Before I had the desire to write anything, I loved a good book. There are so many good memories: Curling up under the covers with a torch until the battery ran flat; reading in the family room on a rainy day – tears streaming down my face because Aslan let the white witch kill him in Edmund’s place – and everyone staring at me like I was a nutter; or my teenage-self reading Stephen King’s Pet Cemetery at a sleepover and scaring myself silly.
Stories have also marked seasons in my life. I found One Flew Over the Cuckoo’s Nest in the reading resource room at school when I was supposed to be doing debate practice. When I was at University one of our friends got hold of Terry Goodkind’s Wizard’s First Rule. We passed that one copy around, and all of us (fantasy and non-fantasy readers alike) devoured it in one sitting. More recently (before all the hype) I remember my friend telling me about this book Twilight that she’d really enjoyed. I read the entire thing that night and was around at her house the next day for New Moon and the rest of the series. She told me later she didn’t really believe I’d read the first book at all…
Memories aren’t even limited to the stories. I can still remember the thrill of being able to choose any book I wanted from the library. My young self read almost everything in the junior section. I love the smell of new print, unbroken spines and pristine covers. Even the musty, dusty, old hardcovers filled with archaic language have their own siren song.
Some of the books were better than others. I couldn’t tell you the names of half of the books I’ve read, or even the storylines a few years down the track. But there are very few books I’ve ever put down without finishing. Even if they’re a bit slow, or a bit weird. Because once I’ve tumbled down the rabbit hole, I want to see how things pan out – for better or worse.
But like some nasty dark shadow (or “the nothing” in the Neverending Story), there has been a change in my reading habits. Something insidious and subtle has crept in, and has been slowly but surely eroding my life-long joy of reading: Learning the craft of writing.
Before I got serious about writing I cannot ever remember scowling at a clumsy sentence, or being overly bothered by clunky dialogue. I certainly wasn’t acutely aware of passive voice, or the fact the author didn’t show what was going on – but horror of horrors – told the story. If the book was a bit long winded (my first few readings of The Lord of the Rings) – I just skipped over the boring bits. But the more I learned techniques to make my writing tighter, smoother and ‘better’, the more I caught myself editing instead of reading.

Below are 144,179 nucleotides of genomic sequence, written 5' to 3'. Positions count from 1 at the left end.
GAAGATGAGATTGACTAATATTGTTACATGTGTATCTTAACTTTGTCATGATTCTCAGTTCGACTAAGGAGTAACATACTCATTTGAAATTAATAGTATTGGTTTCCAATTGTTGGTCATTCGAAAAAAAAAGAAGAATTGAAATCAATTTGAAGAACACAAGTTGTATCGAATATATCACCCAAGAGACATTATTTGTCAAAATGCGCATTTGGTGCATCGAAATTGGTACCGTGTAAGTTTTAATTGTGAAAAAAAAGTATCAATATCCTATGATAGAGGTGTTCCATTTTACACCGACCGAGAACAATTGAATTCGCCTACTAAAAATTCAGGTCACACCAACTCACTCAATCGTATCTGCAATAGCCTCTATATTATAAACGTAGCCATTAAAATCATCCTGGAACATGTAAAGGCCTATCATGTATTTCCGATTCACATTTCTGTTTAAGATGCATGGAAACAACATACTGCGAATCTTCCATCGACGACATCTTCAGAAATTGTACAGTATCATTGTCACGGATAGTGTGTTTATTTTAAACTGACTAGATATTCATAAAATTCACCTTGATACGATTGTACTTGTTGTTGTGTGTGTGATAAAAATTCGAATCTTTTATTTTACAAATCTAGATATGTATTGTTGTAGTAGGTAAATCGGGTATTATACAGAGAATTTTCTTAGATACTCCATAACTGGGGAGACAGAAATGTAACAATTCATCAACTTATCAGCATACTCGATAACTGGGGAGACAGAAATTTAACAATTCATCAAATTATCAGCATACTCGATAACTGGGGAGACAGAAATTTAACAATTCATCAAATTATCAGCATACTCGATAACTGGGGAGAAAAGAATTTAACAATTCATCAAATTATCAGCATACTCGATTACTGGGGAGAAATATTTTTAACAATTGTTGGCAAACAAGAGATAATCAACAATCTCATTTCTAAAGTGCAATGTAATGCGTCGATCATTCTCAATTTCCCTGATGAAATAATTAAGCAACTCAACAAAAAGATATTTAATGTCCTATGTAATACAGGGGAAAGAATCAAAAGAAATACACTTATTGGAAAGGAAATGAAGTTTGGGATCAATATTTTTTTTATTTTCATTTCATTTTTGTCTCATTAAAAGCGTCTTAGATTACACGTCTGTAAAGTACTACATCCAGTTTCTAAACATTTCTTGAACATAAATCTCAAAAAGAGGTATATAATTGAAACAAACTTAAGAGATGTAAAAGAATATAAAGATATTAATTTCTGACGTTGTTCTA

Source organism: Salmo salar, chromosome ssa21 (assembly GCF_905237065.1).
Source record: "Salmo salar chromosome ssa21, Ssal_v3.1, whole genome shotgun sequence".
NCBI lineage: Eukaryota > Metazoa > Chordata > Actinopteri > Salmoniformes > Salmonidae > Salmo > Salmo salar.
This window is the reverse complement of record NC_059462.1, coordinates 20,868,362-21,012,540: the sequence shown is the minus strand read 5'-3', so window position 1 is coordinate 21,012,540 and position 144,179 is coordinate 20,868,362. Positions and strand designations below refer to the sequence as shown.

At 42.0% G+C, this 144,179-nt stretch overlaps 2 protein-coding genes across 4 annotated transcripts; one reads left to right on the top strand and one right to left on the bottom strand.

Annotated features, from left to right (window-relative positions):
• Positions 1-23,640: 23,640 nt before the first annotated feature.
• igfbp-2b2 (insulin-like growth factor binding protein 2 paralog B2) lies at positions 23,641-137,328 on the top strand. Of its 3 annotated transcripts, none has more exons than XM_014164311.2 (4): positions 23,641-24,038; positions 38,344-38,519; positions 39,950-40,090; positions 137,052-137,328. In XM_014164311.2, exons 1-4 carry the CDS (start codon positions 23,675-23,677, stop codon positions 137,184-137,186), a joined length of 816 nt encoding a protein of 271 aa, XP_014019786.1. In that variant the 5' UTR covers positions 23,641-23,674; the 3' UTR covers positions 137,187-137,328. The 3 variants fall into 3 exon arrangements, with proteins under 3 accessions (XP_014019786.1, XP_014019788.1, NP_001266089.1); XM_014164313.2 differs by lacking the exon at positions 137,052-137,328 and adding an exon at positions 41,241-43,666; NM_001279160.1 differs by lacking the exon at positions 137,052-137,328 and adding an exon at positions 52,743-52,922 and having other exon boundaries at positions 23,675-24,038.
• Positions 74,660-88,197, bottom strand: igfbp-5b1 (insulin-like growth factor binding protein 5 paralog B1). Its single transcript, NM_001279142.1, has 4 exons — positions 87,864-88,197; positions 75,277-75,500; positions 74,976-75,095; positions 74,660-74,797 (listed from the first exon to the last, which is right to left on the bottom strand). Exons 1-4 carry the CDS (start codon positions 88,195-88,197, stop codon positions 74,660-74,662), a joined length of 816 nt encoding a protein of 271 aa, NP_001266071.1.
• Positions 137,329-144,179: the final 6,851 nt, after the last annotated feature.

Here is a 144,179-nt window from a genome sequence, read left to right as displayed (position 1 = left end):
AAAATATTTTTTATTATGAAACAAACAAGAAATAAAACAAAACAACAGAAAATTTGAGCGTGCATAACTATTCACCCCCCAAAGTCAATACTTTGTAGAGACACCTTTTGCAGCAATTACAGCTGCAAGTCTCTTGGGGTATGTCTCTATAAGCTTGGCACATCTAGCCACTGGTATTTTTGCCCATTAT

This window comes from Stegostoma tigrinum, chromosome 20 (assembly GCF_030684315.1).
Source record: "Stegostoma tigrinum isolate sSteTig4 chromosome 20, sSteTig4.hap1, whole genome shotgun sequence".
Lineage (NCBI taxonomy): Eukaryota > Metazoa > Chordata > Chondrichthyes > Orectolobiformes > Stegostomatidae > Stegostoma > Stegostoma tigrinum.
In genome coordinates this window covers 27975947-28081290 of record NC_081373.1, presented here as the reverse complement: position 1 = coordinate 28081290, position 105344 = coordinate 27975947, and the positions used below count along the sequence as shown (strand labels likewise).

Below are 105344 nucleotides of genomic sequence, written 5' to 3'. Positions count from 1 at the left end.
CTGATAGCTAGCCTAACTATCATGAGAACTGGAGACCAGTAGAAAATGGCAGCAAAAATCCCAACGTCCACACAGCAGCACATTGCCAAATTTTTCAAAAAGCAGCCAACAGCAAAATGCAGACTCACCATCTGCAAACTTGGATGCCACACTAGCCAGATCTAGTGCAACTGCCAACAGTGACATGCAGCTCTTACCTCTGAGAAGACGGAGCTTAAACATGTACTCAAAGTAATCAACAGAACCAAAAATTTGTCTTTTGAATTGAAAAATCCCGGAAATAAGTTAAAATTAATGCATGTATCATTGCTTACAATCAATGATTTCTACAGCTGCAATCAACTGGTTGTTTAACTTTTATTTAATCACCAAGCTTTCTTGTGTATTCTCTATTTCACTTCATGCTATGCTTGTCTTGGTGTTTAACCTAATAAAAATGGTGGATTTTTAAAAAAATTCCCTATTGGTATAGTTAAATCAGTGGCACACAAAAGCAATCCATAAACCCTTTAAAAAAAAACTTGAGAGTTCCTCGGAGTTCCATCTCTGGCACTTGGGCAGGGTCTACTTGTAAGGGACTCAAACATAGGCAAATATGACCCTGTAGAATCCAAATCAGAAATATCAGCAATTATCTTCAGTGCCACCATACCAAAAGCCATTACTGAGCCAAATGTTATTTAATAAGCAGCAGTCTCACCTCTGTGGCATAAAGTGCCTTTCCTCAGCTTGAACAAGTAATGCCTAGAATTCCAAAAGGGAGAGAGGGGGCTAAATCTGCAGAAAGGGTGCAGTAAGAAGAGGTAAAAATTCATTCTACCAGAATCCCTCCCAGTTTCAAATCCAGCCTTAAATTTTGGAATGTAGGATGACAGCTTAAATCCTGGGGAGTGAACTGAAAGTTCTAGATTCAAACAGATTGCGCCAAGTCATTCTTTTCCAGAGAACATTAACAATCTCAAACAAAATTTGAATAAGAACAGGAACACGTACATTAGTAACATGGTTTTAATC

I even became a bit book-snobbish. It was hard to admit I enjoyed Twilight on this blog because once the movies were made it became something else entirely. Teenagey, and a bit gauche. People who hadn’t read it – or certainly hadn’t read it in the spirit it was written had an opinion or ten… Poor old Stephenie Meyer was bashed for her perceived literary short-comings. And yet her story has become a phenomenon, capturing the hearts of millions around the world. And do you know what – I really liked it. I like a lot of books that might not be perfect in form, but still enchant and entertain, or at worst help me fill time in an airport.
There’s nothing wrong with not liking a book. In our small writing group of three, we have never agreed on a book yet. The few times we have all liked a book, at least one of us will have a different opinion about the plot, or outcome or one of the main characters. That’s just human nature. But this trend of pulling down work we don’t like isn’t very becoming. In this digital age we are going to see many more books published that don’t meet the exacting criteria of the craft. We can either become elitist and pour scorn on their efforts, or we can open ourselves up to stories that capture our imaginations. Stories we might never otherwise come across .
I blogged the other day that I became disillusioned with a favourite author a while ago. I didn’t write a scathing Goodreads Review, or send him a disappointed letter, or turn into that woman from Misery. I just didn’t buy the rest of his series. Maybe he’ll write something different later that will appeal to me. I hope so.
I’m still trying to learn the craft of writing, but I’m also trying to recapture my joy of reading. Turn off that pesky internal editor and enjoy the tale someone has taken the time to weave for me.
How about you? Has writing changed you as a reader – for better or worse? Would you read a story with a great premise, if it meant forgiving loose prose? I’m almost too scared to ask if you have a strong opinion about self-publishing verses the traditional route…